Book review: A Civil Campaign, by Lois McMaster Bujold

A Civil Campaign (Vorkosigan Saga, #12)A Civil Campaign by Lois McMaster Bujold

My rating: 4 of 5 stars

I haven’t read the entire Vorkosigan Saga–I read an omnibus of the first 4 novels about a decade ago, and picked this one up because dozens of friends who read both SF/F and romance love this to bits.

I can see why. I gleefully devoured this “Watch Miles Squirm and get EVERYTHING wrong when he falls in love” book. Structured like a romance, set in the Vorkosigan universe, with all of the protocols, politics, and shenanigans involved. Cordelia and Ivan are both here, being their excellent selves, and the whole thing is delightful in a general sense. Excellent banter, and Ekaterin, who ends up as Miles’s wife (That’s not a spoiler, this is a ROMANCE) is a delight to get to know (I had not read the previous novel). I’m a sucker for romances where both members of the couple are adults, and they are trying to see if their baggage coordinates, because they both have pasts, and damage, and are nervous about trying to make new relationships work. This is one of those.

It’s absolutely clear why Miles is in love with her, and vice versa. They are well-matched. There’s an imperial wedding to make things more challenging, and another couple for contrast: Miles’s brother Mark and Kareen Koudelka, who are struggling with being in love with each other while still figuring out who they are.

There is, as in so many Bujold novels, a depiction of a Typically Taboo Thing in SF/F. (Every time I go to a panel where someone says “x just isn’t really done in SF/F,” someone pipes in “Bujold did it already.” And they’re usually right.)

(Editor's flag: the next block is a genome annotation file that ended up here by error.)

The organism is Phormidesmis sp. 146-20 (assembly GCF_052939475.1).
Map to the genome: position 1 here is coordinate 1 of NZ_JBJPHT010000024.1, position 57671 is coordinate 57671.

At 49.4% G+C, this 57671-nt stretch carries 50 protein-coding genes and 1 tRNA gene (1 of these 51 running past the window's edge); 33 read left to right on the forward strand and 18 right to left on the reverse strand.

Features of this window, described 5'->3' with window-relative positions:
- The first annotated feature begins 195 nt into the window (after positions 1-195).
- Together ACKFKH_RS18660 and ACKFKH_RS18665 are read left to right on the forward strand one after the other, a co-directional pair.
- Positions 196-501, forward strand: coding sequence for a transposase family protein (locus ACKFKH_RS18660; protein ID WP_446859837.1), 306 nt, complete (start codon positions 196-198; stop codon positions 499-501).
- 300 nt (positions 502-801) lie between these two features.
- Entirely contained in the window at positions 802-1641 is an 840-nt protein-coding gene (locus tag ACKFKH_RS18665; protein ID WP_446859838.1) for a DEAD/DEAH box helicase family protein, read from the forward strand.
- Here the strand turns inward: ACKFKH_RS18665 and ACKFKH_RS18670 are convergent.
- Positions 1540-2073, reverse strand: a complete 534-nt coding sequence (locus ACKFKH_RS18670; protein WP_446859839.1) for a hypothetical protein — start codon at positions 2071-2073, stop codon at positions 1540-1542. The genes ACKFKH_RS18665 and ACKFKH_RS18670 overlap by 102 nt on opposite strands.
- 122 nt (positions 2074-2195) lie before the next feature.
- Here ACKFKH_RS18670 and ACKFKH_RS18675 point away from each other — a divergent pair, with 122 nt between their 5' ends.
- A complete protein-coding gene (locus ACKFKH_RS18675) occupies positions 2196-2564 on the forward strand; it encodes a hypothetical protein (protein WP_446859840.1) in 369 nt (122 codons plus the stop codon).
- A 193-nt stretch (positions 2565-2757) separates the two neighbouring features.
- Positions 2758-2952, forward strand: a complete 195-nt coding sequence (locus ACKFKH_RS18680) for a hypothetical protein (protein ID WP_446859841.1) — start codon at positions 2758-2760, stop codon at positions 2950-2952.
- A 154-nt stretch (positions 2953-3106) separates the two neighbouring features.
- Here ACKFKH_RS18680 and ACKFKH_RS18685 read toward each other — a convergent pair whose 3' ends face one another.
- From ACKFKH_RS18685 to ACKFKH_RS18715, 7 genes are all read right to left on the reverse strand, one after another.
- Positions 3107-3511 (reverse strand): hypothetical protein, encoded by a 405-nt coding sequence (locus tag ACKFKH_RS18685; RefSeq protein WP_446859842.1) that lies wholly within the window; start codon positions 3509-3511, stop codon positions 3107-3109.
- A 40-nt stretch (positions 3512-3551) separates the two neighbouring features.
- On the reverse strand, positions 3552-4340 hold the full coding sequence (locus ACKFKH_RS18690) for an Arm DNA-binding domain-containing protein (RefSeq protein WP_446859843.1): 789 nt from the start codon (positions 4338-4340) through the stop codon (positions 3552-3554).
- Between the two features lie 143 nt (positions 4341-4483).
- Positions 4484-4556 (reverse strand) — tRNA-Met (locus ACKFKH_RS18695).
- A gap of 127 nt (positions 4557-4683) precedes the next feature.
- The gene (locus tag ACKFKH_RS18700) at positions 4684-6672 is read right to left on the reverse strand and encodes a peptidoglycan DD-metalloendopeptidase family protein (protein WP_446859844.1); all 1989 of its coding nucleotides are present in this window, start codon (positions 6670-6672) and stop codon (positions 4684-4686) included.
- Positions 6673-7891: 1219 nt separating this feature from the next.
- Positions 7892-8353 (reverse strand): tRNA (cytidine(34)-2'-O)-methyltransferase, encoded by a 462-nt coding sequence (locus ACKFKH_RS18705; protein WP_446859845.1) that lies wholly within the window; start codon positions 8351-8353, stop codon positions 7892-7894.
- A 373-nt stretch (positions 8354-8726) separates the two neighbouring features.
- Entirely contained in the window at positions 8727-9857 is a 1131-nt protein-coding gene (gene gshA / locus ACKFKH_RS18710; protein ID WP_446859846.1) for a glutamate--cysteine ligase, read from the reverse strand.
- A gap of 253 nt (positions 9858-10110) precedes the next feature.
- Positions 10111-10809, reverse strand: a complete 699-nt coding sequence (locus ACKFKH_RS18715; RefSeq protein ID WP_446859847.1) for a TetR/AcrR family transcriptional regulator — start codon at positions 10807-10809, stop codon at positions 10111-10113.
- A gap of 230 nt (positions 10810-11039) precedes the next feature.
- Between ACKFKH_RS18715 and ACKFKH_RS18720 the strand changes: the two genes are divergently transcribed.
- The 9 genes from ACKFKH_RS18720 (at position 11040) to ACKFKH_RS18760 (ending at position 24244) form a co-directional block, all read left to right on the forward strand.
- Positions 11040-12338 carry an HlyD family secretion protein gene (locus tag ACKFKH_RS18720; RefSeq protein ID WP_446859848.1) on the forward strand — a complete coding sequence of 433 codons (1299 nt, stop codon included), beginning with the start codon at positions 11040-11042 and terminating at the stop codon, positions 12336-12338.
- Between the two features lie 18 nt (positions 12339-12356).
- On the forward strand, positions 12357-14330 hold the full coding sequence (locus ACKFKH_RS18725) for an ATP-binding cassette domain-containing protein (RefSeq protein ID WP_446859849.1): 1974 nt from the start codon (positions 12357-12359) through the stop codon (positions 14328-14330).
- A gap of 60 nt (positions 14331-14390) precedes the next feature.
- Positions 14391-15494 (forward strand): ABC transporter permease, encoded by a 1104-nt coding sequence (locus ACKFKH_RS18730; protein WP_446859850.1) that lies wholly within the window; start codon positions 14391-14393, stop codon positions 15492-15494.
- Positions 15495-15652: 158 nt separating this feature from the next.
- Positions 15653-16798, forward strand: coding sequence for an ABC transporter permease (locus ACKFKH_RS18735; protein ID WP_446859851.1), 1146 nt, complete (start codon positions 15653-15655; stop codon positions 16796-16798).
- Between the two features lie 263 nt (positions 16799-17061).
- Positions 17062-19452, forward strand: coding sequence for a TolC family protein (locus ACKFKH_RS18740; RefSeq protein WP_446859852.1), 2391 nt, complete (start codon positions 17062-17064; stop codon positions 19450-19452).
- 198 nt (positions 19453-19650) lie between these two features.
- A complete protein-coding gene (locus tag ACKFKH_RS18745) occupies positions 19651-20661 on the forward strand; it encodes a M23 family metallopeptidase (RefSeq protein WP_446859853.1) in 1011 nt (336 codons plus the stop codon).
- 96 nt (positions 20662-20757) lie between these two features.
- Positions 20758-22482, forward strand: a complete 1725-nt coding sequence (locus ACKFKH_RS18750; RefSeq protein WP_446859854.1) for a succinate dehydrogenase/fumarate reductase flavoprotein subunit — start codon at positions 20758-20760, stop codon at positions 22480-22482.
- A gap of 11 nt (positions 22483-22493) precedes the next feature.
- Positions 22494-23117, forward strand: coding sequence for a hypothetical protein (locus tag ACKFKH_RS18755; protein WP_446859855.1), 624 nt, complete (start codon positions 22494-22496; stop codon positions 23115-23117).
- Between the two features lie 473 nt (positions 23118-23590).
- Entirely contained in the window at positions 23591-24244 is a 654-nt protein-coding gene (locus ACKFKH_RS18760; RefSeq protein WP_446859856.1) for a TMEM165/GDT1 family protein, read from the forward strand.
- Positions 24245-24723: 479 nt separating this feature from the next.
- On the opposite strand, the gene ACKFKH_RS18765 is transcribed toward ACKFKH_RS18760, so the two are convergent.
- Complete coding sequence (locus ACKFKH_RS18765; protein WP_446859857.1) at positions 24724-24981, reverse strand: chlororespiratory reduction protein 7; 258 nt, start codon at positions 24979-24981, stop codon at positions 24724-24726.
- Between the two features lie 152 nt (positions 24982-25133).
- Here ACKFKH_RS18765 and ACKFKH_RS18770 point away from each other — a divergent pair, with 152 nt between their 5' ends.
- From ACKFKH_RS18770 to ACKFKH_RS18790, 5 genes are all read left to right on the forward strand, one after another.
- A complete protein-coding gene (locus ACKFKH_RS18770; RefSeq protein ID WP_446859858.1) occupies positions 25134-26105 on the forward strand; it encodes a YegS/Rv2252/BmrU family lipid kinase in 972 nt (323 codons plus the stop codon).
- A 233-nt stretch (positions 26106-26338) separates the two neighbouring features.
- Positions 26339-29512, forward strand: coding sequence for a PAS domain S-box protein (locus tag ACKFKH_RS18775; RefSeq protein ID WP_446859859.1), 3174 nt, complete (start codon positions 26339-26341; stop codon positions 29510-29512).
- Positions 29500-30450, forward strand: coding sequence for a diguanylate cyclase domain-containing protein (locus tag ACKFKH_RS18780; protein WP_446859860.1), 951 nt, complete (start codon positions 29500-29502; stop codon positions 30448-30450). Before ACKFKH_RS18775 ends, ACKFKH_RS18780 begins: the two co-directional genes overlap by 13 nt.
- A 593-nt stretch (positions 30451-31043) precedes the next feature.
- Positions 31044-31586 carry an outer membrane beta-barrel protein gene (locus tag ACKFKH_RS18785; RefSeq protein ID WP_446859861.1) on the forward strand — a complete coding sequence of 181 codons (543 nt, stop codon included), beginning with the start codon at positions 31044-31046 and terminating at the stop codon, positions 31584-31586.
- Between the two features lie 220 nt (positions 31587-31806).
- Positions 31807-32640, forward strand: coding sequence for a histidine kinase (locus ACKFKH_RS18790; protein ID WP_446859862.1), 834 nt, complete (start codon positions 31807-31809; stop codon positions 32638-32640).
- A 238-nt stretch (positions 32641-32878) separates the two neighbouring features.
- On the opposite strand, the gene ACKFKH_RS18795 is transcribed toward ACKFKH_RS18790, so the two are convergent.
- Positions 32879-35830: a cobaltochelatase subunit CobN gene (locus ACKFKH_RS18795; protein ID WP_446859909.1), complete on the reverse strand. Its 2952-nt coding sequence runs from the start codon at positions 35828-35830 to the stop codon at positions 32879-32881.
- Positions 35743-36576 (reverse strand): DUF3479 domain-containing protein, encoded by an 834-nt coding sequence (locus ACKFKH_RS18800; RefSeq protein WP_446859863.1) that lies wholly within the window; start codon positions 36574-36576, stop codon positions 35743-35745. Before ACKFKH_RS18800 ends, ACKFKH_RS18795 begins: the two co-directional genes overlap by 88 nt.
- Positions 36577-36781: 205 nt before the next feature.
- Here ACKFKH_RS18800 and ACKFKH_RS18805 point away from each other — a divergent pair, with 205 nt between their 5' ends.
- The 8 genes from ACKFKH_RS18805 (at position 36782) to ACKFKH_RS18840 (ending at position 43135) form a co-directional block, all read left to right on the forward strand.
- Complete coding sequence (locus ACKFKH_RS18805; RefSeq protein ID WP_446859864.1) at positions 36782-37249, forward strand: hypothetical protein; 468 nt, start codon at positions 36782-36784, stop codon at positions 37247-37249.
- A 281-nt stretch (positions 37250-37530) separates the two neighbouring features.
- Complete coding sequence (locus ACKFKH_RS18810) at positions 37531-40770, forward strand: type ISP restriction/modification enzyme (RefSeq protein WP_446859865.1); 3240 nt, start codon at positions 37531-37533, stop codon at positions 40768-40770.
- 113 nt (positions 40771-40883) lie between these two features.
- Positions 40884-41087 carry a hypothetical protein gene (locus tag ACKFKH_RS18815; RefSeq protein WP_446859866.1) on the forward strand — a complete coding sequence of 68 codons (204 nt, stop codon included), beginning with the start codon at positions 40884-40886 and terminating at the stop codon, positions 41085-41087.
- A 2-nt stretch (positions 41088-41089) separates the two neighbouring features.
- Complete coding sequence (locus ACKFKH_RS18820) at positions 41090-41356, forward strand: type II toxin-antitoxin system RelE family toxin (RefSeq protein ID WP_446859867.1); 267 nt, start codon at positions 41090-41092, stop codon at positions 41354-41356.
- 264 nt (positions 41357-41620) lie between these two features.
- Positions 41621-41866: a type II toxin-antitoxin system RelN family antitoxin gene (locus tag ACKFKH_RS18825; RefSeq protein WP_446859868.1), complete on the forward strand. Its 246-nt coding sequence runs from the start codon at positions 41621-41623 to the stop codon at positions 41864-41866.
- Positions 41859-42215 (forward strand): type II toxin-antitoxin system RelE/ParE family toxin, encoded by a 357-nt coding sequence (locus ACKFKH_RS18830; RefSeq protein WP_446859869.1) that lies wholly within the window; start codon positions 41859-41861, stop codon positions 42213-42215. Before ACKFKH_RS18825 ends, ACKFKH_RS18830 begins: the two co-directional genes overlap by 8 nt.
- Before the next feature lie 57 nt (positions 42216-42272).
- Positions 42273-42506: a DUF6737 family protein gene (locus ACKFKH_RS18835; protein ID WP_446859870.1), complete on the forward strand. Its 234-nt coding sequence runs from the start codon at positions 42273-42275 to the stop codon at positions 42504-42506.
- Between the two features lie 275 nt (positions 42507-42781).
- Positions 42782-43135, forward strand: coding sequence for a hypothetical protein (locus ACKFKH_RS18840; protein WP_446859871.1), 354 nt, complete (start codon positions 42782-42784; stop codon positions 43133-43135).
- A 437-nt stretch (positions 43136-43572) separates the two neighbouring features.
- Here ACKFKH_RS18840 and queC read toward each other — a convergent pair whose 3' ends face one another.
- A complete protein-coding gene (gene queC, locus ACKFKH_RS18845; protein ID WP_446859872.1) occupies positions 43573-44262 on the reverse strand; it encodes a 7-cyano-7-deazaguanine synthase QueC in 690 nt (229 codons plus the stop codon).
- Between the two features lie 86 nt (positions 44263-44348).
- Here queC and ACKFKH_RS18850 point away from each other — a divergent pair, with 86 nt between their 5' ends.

In this case, it is a gender change for one of the side characters. It is, especially given that this was published in 1999, pretty well handled, but I’m not an expert by any means. The gender change is for political/social/economic reasons, and it is that character’s choice–they take agency to initiate the change. Characters reacting to the gender change have a variety of reactions, and the characters that you want to handle it well mostly do. However, folks who live with gender dysphoria or identify as transgender or genderqueer may have a different experience of this than I do.

That said, this was a thoroughly enjoyable read for me.

View all my reviews

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About Lynne M. Thomas

Lynne M. Thomas is a Hugo Award winning editor and podcaster. In her day job, she is the Head of Distinctive Collections and Curator of Rare Books and Special Collections at Northern Illinois University.
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